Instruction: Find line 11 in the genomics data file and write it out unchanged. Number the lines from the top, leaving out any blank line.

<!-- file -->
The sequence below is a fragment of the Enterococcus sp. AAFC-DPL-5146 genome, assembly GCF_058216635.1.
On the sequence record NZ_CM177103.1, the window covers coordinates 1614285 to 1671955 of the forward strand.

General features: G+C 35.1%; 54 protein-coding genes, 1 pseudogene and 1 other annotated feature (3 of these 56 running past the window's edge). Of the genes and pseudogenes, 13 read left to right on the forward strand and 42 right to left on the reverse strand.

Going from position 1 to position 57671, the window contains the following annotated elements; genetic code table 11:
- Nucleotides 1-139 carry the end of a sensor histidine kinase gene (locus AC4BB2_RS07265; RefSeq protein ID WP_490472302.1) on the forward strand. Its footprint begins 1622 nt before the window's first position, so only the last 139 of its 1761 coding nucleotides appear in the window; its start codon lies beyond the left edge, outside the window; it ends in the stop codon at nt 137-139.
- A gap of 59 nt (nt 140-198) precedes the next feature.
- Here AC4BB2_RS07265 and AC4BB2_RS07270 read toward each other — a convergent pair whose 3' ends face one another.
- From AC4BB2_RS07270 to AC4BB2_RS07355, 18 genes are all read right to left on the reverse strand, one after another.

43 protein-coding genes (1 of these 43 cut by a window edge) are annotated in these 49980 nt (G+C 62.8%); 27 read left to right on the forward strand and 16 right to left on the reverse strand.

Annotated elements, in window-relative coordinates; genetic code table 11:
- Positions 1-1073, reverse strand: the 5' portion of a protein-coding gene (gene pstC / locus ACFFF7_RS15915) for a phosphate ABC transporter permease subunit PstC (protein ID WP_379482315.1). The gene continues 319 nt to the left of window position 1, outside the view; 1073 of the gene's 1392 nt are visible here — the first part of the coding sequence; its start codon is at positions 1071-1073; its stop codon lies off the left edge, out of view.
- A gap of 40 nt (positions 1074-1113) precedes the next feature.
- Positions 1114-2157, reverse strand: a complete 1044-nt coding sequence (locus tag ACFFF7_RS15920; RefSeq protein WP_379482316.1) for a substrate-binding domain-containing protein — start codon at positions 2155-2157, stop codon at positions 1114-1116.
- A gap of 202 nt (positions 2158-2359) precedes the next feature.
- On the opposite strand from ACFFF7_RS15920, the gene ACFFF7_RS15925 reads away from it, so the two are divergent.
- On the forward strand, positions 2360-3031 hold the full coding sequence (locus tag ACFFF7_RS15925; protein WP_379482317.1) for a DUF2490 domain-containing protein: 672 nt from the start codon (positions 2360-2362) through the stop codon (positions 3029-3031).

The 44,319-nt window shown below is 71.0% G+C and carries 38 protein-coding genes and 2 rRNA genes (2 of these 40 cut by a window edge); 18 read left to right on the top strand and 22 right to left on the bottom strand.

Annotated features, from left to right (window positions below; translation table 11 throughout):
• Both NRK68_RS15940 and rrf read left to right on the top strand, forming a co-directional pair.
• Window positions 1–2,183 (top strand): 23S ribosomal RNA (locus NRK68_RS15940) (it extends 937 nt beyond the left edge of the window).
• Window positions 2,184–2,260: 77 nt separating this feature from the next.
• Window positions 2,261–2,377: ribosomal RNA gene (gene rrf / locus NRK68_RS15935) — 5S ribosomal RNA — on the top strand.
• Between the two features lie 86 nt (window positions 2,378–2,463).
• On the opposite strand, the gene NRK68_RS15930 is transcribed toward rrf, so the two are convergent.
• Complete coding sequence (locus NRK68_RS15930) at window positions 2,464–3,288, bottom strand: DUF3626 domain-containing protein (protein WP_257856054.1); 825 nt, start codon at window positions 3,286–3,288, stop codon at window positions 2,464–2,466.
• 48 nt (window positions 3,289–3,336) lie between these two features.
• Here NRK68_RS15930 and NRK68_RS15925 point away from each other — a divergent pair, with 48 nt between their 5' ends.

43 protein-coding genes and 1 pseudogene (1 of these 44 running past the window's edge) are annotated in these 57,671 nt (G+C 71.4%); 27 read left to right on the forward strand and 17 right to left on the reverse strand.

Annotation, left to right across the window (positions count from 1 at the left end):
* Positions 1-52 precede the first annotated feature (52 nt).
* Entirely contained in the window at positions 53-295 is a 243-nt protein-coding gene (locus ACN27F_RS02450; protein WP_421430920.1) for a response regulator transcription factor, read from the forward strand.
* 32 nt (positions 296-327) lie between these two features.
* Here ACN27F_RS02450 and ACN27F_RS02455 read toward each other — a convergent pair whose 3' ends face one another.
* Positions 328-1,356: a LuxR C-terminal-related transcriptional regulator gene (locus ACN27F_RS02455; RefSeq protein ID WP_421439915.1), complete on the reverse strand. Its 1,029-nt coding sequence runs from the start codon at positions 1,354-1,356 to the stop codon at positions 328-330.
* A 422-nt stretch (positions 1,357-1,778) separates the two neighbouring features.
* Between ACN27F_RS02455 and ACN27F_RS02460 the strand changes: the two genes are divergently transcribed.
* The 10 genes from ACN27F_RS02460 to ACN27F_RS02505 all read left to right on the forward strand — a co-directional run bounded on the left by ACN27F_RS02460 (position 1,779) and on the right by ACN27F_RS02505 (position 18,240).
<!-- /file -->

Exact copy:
- Positions 1-1073, reverse strand: the 5' portion of a protein-coding gene (gene pstC / locus ACFFF7_RS15915) for a phosphate ABC transporter permease subunit PstC (protein ID WP_379482315.1). The gene continues 319 nt to the left of window position 1, outside the view; 1073 of the gene's 1392 nt are visible here — the first part of the coding sequence; its start codon is at positions 1071-1073; its stop codon lies off the left edge, out of view.